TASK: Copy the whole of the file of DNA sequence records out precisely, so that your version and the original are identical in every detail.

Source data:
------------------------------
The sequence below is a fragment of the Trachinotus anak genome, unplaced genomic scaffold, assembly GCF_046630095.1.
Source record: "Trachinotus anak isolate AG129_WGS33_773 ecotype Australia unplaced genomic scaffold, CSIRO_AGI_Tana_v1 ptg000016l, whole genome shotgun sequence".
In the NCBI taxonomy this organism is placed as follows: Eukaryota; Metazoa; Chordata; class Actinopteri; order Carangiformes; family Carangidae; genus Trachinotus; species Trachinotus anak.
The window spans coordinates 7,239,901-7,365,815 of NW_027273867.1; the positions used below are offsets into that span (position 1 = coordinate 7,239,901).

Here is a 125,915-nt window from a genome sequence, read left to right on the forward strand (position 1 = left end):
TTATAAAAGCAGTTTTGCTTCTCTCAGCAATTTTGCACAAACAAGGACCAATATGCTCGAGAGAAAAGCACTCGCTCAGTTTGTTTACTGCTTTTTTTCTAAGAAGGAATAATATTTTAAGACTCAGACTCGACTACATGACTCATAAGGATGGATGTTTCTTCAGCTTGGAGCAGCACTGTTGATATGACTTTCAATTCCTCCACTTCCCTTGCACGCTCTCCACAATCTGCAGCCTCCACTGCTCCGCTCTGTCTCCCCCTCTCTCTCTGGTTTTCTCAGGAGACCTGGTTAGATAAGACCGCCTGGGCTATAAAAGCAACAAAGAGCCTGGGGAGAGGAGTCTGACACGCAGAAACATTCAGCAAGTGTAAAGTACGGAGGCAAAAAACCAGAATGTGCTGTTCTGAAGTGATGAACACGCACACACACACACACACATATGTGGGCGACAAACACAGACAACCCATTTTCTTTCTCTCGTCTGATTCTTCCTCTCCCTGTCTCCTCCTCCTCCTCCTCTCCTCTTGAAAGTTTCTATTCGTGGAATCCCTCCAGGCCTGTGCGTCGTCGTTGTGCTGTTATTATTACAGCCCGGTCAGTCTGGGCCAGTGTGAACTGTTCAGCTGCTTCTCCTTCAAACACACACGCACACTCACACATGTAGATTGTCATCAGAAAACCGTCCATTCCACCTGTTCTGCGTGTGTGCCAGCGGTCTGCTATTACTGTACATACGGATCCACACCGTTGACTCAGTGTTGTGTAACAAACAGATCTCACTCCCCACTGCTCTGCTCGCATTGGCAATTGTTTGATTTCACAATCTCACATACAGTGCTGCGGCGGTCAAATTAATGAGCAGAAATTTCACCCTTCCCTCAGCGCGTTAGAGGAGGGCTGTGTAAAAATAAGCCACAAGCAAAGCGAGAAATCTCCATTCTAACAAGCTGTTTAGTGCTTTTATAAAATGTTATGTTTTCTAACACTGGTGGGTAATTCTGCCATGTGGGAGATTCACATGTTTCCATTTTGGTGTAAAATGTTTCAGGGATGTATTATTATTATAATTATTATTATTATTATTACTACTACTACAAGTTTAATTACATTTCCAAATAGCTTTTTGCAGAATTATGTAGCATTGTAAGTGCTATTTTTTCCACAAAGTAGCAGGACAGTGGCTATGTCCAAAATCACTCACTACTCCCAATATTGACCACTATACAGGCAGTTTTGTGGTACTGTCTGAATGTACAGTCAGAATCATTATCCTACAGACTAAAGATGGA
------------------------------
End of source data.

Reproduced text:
The sequence below is a fragment of the Trachinotus anak genome, unplaced genomic scaffold, assembly GCF_046630095.1.
Source record: "Trachinotus anak isolate AG129_WGS33_773 ecotype Australia unplaced genomic scaffold, CSIRO_AGI_Tana_v1 ptg000016l, whole genome shotgun sequence".
In the NCBI taxonomy this organism is placed as follows: Eukaryota; Metazoa; Chordata; class Actinopteri; order Carangiformes; family Carangidae; genus Trachinotus; species Trachinotus anak.
The window spans coordinates 7,239,901-7,365,815 of NW_027273867.1; the positions used below are offsets into that span (position 1 = coordinate 7,239,901).

Here is a 125,915-nt window from a genome sequence, read left to right on the forward strand (position 1 = left end):
TTATAAAAGCAGTTTTGCTTCTCTCAGCAATTTTGCACAAACAAGGACCAATATGCTCGAGAGAAAAGCACTCGCTCAGTTTGTTTACTGCTTTTTTTCTAAGAAGGAATAATATTTTAAGACTCAGACTCGACTACATGACTCATAAGGATGGATGTTTCTTCAGCTTGGAGCAGCACTGTTGATATGACTTTCAATTCCTCCACTTCCCTTGCACGCTCTCCACAATCTGCAGCCTCCACTGCTCCGCTCTGTCTCCCCCTCTCTCTCTGGTTTTCTCAGGAGACCTGGTTAGATAAGACCGCCTGGGCTATAAAAGCAACAAAGAGCCTGGGGAGAGGAGTCTGACACGCAGAAACATTCAGCAAGTGTAAAGTACGGAGGCAAAAAACCAGAATGTGCTGTTCTGAAGTGATGAACACGCACACACACACACACACATATGTGGGCGACAAACACAGACAACCCATTTTCTTTCTCTCGTCTGATTCTTCCTCTCCCTGTCTCCTCCTCCTCCTCCTCTCCTCTTGAAAGTTTCTATTCGTGGAATCCCTCCAGGCCTGTGCGTCGTCGTTGTGCTGTTATTATTACAGCCCGGTCAGTCTGGGCCAGTGTGAACTGTTCAGCTGCTTCTCCTTCAAACACACACGCACACTCACACATGTAGATTGTCATCAGAAAACCGTCCATTCCACCTGTTCTGCGTGTGTGCCAGCGGTCTGCTATTACTGTACATACGGATCCACACCGTTGACTCAGTGTTGTGTAACAAACAGATCTCACTCCCCACTGCTCTGCTCGCATTGGCAATTGTTTGATTTCACAATCTCACATACAGTGCTGCGGCGGTCAAATTAATGAGCAGAAATTTCACCCTTCCCTCAGCGCGTTAGAGGAGGGCTGTGTAAAAATAAGCCACAAGCAAAGCGAGAAATCTCCATTCTAACAAGCTGTTTAGTGCTTTTATAAAATGTTATGTTTTCTAACACTGGTGGGTAATTCTGCCATGTGGGAGATTCACATGTTTCCATTTTGGTGTAAAATGTTTCAGGGATGTATTATTATTATAATTATTATTATTATTATTACTACTACTACAAGTTTAATTACATTTCCAAATAGCTTTTTGCAGAATTATGTAGCATTGTAAGTGCTATTTTTTCCACAAAGTAGCAGGACAGTGGCTATGTCCAAAATCACTCACTACTCCCAATATTGACCACTATACAGGCAGTTTTGTGGTACTGTCTGAATGTACAGTCAGAATCATTATCCTACAGACTAAAGATGGA